Avon Van Hassel

Building Worlds and Filling Them With Magic

We all know the story, don’t we?

Well, I didn’t know it as well as I thought I did.

~This post contains affiliate links. If you’re interested in these books, please consider purchasing through the link provided. It gives me a little bit of Jeff Bezo’s filthy, filthy lucre because writing full time is expensive, and he doesn’t need the money for more joyrides in space. :-)~

So as I mentioned a couple posts ago, a friend of mine and I are doing the 12 Meses 12 Libros Challenge. This month’s challenge was to read a book recommended by a friend. Well, since we two are doing it together, we swapped our favourites. I had her read Good Omens, by Neil Gailman and Terry Pratchett, and she gave me her copy of Alice’s Adventures in Wonderland/Through the Looking Glass. She said I could read either or both (‘One is cards, one is chess.’), so I figured it’s a kid’s book, I’ll read both. Plus, I’ve always meant to.

When I was a kid, maybe fifth grade, I was weird. I had very strict ideas of what behaviour was acceptable, I only wore skirts (by personal choice, no real reason), and every day after school, I made myself a cup of tea and watched the Disney cartoon, Alice in Wonderland. It’s been a lifelong Thing, yet somehow I never got round to actually reading the book. Breanna and I didn’t even meet until high school, yet this is something we had in common.


Alice’s Adventures in Wonderland

First of all, this book, if you haven’t read it, is exactly as trippy as everyone says it is. Its reputation is richly deserved.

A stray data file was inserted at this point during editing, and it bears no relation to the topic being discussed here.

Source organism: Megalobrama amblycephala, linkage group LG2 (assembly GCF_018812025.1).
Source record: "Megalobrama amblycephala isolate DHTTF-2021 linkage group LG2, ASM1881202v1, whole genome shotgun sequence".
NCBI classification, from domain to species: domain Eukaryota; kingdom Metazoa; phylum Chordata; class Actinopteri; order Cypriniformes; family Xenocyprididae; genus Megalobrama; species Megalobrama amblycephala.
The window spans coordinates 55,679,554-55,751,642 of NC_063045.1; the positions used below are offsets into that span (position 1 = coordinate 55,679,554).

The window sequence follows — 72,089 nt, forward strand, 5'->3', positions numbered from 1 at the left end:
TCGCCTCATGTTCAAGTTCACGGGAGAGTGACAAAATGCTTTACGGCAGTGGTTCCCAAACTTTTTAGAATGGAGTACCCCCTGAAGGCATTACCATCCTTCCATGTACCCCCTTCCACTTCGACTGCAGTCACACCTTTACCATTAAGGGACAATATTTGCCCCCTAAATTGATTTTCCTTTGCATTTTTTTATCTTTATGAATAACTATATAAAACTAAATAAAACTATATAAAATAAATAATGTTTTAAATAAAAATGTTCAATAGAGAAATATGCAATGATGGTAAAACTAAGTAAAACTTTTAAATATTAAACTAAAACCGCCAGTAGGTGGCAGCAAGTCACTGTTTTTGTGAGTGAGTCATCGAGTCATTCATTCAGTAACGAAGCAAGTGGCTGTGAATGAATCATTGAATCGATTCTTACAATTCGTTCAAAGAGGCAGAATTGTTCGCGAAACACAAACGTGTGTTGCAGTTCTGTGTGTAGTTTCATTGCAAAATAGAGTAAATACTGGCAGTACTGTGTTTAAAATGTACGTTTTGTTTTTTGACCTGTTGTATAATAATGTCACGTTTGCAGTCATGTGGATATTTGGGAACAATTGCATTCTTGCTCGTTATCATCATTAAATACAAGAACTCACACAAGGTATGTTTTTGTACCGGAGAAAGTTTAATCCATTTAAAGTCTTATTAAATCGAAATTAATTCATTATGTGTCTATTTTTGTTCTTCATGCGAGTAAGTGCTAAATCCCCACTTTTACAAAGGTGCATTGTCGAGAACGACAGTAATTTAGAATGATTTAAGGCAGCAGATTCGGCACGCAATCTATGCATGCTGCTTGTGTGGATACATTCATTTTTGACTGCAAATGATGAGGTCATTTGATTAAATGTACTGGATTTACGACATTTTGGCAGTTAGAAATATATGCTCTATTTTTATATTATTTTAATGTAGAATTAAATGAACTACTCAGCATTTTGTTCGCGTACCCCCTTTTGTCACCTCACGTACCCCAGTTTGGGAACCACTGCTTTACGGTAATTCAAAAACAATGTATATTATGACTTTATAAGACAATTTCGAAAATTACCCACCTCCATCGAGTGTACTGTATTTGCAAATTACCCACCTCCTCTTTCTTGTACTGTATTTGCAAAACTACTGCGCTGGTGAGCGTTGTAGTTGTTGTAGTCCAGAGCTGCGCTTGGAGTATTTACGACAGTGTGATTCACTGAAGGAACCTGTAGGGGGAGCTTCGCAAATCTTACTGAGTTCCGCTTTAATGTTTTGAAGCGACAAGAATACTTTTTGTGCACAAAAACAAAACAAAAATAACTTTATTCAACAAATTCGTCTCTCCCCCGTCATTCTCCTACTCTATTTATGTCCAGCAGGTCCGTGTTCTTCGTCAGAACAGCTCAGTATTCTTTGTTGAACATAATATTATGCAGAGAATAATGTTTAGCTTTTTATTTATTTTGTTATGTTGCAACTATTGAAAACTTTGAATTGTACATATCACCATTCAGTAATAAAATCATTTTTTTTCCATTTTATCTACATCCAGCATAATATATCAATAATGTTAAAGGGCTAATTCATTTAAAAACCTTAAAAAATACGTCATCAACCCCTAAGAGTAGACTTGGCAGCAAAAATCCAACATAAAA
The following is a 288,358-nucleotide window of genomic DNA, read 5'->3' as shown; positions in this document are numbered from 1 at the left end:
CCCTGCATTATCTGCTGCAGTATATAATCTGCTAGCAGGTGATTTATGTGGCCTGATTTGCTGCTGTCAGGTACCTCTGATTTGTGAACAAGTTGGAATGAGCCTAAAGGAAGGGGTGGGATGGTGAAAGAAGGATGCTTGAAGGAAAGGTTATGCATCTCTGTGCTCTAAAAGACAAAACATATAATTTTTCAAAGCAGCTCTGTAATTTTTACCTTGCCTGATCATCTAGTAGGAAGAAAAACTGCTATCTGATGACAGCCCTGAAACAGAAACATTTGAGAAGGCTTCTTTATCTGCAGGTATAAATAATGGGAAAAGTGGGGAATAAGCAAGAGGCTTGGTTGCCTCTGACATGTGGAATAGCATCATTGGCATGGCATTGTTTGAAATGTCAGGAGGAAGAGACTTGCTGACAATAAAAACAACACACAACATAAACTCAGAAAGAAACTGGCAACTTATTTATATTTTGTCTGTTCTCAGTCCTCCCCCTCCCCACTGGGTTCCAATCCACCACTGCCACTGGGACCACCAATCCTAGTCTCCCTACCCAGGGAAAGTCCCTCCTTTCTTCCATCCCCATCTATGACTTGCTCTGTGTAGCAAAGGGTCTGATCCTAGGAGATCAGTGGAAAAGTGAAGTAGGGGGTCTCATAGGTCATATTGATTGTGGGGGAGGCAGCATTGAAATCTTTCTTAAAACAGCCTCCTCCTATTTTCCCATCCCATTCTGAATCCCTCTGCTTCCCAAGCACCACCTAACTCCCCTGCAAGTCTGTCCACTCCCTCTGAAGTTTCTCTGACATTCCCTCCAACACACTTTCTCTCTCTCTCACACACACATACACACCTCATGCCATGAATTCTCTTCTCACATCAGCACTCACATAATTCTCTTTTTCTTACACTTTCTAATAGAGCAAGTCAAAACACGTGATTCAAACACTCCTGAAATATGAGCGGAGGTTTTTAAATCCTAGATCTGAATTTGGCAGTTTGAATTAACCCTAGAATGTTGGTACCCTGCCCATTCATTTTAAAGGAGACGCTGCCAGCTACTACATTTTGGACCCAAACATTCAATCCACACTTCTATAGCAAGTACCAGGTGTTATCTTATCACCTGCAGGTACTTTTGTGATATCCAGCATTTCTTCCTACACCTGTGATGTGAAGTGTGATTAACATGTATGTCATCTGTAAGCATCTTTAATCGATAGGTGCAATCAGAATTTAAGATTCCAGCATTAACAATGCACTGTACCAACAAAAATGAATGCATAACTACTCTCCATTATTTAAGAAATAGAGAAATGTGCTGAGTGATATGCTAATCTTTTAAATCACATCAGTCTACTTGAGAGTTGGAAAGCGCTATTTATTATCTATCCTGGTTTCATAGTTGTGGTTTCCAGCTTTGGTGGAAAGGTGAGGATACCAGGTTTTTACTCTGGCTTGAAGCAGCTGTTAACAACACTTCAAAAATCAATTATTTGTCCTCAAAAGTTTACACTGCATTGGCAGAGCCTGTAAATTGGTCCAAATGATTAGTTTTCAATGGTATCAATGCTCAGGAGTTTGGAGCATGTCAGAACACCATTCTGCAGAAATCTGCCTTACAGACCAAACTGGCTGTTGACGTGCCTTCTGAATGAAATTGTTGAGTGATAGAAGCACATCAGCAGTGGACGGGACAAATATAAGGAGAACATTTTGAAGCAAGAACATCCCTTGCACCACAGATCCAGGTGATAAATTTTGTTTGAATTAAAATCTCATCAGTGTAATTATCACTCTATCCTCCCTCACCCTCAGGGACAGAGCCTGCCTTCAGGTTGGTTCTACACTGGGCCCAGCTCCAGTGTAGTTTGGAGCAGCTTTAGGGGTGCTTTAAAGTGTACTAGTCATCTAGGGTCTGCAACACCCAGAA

The plot is a bit different from the cartoon, but as it came first, I’m going to treat it as though the cartoon didn’t happen. There we go, just move it right out of the way so we don’t keep referring back to it like a crutch from our formative years that shaped the way we interact with reality.

That’s better.

It’s a series of loosely connected, nonsensical vignettes: the fall down the rabbit hole full of furniture; the long room full of locked doors, with the key, glass table, bottle marked DRINK ME and the cake marked EAT ME; being washed away by her in tears; the Caucus Race; the White Rabbit’s house; the caterpillar; the Duchess with the pig baby and pepper soup; the Mad Tea Party; playing flamingo-and-hedgehog croquet with the Queen of Hearts; the Mock Turtle’s story about his school days and lobster dances; and the Trial of the Knave of Hearts who stole a plate of tarts that weren’t missing.


I myself think twice before taking orders from inanimate objects for this exact reason

Despite the hundred years’ worth of analysis done on this book, I honestly feel like it reads like a man telling a story to a child to amuse her and pass the time. I don’t read anything in it beyond childlike nonsense and whimsy. Dinah was the name of the Liddell’s cat, this takes place on March 4th which was Alice Liddell’s birthday. I mean, you interject details about kids into the stories you tell them to keep them interested.